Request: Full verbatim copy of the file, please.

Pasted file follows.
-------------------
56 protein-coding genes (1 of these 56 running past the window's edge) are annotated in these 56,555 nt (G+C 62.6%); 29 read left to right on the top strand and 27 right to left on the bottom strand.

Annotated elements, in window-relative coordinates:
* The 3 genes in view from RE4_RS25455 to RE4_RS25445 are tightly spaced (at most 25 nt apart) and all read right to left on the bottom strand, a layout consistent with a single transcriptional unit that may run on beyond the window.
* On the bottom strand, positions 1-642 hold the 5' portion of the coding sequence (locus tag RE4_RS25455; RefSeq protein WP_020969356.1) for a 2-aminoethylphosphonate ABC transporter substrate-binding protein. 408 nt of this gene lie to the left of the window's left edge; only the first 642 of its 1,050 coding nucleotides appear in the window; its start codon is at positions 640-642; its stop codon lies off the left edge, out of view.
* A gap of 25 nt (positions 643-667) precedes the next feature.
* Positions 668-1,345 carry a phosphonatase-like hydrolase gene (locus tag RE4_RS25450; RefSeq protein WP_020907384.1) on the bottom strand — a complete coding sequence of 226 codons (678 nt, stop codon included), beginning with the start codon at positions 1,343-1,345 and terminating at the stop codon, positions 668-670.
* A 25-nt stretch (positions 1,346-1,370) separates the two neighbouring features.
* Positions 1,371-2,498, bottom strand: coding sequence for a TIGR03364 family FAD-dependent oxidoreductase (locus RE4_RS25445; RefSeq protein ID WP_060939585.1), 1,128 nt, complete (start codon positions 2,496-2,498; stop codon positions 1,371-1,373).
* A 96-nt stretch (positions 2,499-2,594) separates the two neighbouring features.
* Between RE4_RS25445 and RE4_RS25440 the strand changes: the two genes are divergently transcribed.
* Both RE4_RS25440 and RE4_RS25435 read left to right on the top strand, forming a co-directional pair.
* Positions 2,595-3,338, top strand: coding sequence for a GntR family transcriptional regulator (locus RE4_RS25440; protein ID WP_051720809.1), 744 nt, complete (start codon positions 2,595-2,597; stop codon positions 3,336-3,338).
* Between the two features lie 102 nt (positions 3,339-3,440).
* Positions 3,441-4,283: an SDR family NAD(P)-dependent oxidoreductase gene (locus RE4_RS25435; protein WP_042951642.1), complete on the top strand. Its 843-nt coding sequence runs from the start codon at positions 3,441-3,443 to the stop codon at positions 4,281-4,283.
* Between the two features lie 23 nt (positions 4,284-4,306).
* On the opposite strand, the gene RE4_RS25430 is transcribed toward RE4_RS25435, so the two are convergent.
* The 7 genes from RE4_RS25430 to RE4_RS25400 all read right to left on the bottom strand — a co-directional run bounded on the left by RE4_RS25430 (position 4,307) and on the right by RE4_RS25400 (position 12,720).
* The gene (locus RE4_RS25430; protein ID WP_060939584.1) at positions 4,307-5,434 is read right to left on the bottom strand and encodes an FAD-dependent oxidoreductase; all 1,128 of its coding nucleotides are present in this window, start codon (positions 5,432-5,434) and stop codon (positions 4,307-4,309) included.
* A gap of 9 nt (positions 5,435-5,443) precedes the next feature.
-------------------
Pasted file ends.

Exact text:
56 protein-coding genes (1 of these 56 running past the window's edge) are annotated in these 56,555 nt (G+C 62.6%); 29 read left to right on the top strand and 27 right to left on the bottom strand.

Annotated elements, in window-relative coordinates:
* The 3 genes in view from RE4_RS25455 to RE4_RS25445 are tightly spaced (at most 25 nt apart) and all read right to left on the bottom strand, a layout consistent with a single transcriptional unit that may run on beyond the window.
* On the bottom strand, positions 1-642 hold the 5' portion of the coding sequence (locus tag RE4_RS25455; RefSeq protein WP_020969356.1) for a 2-aminoethylphosphonate ABC transporter substrate-binding protein. 408 nt of this gene lie to the left of the window's left edge; only the first 642 of its 1,050 coding nucleotides appear in the window; its start codon is at positions 640-642; its stop codon lies off the left edge, out of view.
* A gap of 25 nt (positions 643-667) precedes the next feature.
* Positions 668-1,345 carry a phosphonatase-like hydrolase gene (locus tag RE4_RS25450; RefSeq protein WP_020907384.1) on the bottom strand — a complete coding sequence of 226 codons (678 nt, stop codon included), beginning with the start codon at positions 1,343-1,345 and terminating at the stop codon, positions 668-670.
* A 25-nt stretch (positions 1,346-1,370) separates the two neighbouring features.
* Positions 1,371-2,498, bottom strand: coding sequence for a TIGR03364 family FAD-dependent oxidoreductase (locus RE4_RS25445; RefSeq protein ID WP_060939585.1), 1,128 nt, complete (start codon positions 2,496-2,498; stop codon positions 1,371-1,373).
* A 96-nt stretch (positions 2,499-2,594) separates the two neighbouring features.
* Between RE4_RS25445 and RE4_RS25440 the strand changes: the two genes are divergently transcribed.
* Both RE4_RS25440 and RE4_RS25435 read left to right on the top strand, forming a co-directional pair.
* Positions 2,595-3,338, top strand: coding sequence for a GntR family transcriptional regulator (locus RE4_RS25440; protein ID WP_051720809.1), 744 nt, complete (start codon positions 2,595-2,597; stop codon positions 3,336-3,338).
* Between the two features lie 102 nt (positions 3,339-3,440).
* Positions 3,441-4,283: an SDR family NAD(P)-dependent oxidoreductase gene (locus RE4_RS25435; protein WP_042951642.1), complete on the top strand. Its 843-nt coding sequence runs from the start codon at positions 3,441-3,443 to the stop codon at positions 4,281-4,283.
* Between the two features lie 23 nt (positions 4,284-4,306).
* On the opposite strand, the gene RE4_RS25430 is transcribed toward RE4_RS25435, so the two are convergent.
* The 7 genes from RE4_RS25430 to RE4_RS25400 all read right to left on the bottom strand — a co-directional run bounded on the left by RE4_RS25430 (position 4,307) and on the right by RE4_RS25400 (position 12,720).
* The gene (locus RE4_RS25430; protein ID WP_060939584.1) at positions 4,307-5,434 is read right to left on the bottom strand and encodes an FAD-dependent oxidoreductase; all 1,128 of its coding nucleotides are present in this window, start codon (positions 5,432-5,434) and stop codon (positions 4,307-4,309) included.
* A gap of 9 nt (positions 5,435-5,443) precedes the next feature.